Spending

Save up to $1,000 a year with 3 spending cuts that won't feel limiting, according to money experts

"When you're trying to achieve a financial goal, you don't want it to feel punitive."

Share
Twenty/20

If you're looking to spend less money in order to meet a larger financial goal, you might find yourself making promises that are hard to keep.

Let's say you usually spend $100 a month going to the movies. It might be tempting to cut that from your budget because, in theory, you'd save a significant amount of money. However, if this is a ritual that you enjoy, you might be setting yourself up for failure.

In order to successfully cut spending, start smaller, says Kevin Mahoney, CFP, founder of Illumint in Washington, D.C.

"You can probably identify one or more things that you are spending money on with some consistency that doesn't bring you a lot of value," he says. "If you can recognize that, then you have a great opportunity to transfer those dollars from a habitual purchase that doesn't get you much to this other thing."

For example, instead of saying you're not going to go to the movies, tell yourself you're not going to get popcorn or drinks while you're there. This could be a doable way to reduce your bill.

"When you're trying to achieve a financial goal, you don't want it to feel punitive," he says.

Here are three ways to make small cuts that can save you up to $1,000 a year, according to financial experts

When dining out, focus on food

Instead of vowing that you'll never go out to eat, you can take steps to reduce your dinner or lunch bill.

This is what Bernadette Joy, a money coach and the founder of Crush Your Money Goals, did. She and her partner paid off $300,000 in debt in three years, in part by cutting their spending significantly.

One sacrifice they made was to eliminate spending on drinks. This includes not just alcohol but anything that isn't water. "While we still eat out, we can stretch our food budget by cutting out drinks and just ordering the meals," she says. "Soda and alcohol just have such a high mark up, especially after tax and tip."

While we still eat out, we can stretch our food budget by cutting out drinks and just ordering the meals.
Bernadette Joy
Founder of Crush Your Money Goals

She and her partner took the rule a step further by also applying it to their drinks outside of restaurants.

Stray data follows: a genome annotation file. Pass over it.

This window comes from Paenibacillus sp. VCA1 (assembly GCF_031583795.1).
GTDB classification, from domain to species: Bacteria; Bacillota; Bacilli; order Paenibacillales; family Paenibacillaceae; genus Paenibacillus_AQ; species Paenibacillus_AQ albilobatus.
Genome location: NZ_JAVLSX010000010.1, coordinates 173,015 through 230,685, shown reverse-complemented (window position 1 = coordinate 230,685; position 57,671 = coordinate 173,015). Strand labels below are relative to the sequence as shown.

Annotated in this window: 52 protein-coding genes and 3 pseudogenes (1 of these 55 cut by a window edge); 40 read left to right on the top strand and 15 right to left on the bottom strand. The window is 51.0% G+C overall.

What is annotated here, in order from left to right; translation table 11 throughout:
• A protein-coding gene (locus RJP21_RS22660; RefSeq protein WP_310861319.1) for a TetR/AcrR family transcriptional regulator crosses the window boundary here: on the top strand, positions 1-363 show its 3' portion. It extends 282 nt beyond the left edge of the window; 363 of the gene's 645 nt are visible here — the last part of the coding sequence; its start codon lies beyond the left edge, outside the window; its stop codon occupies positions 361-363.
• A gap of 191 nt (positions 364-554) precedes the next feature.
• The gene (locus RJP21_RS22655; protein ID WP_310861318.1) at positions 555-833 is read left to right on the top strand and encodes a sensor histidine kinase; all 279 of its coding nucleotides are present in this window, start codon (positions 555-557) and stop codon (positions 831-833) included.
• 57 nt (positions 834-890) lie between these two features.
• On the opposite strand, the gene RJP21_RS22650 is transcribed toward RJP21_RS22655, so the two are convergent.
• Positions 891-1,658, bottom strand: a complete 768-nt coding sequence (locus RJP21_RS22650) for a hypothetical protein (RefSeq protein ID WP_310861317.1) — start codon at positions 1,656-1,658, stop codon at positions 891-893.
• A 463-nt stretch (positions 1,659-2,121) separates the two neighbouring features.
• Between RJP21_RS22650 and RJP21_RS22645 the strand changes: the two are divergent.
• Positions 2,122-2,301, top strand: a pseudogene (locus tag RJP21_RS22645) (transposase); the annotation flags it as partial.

"At home, we also don't buy flavored drinks anymore," she says. "Instead, I buy lemon or lime juice and squeeze that into my water, but can also use it for cooking if I get tired of drinking plain water."

Overall, this saves her about $1,000 a year.

Put at least 1 item back at the grocery store

"When I go to the grocery store, I am the type of person who will just grab what I feel like and before I know it I have way more than I planned to spend," Joy says.

Instead of giving herself a tight budget or telling herself she can't buy certain items, she puts back one thing before checking out.

"It might be something I just picked out in the moment and realize I don't want that much, or it might be something I can just plan to buy the next week," she says. "I got motivated by this because I still like to pick what I want without much planning, but I am easily swayed by sales and things that just look delicious in the moment."

This saves her about $5 to $10 a week, she says, which can add up to over $500 a year.

Start rotating your streaming subscriptions

Subscription streaming services can add up quickly and together can sometimes exceed the cost of cable, says Chris Browning of Popcorn Finance.

Instead of cancelling all your subscriptions in the spirit of finding a hobby or reading more, you can put your streaming services on a rotation and evaluate every few months which ones you want to continue to pay for.

"Try limiting yourself to one or two streaming services each month," Browning says. "If there are a handful of shows that you're interested in watching on Netflix, commit to only watching those shows for the next month. After you finish watching those shows, pause your Netflix subscription and then subscribe to another service like Hulu or Disney+."

If there are a handful of shows that you're interested in watching on Netflix, commit to only watching those shows for the next month.
Chris Browning
founder of Popcorn Finance

Let's say you're subscribed to the lowest priced plans for Netflix ($10 a month), Hulu ($7), Disney + ($8), and Discovery + ($5). You'd be paying $30 a month. After looking up which platforms have shows you're interested in watching, you might be able to get rid of all but Hulu. This would save you $23 a month and more than $60 over three months.

Plus, you won't feel like you're missing out, he says: "Over the course of the year, you can still watch all the shows that you're interested in across multiple services."

More from Grow: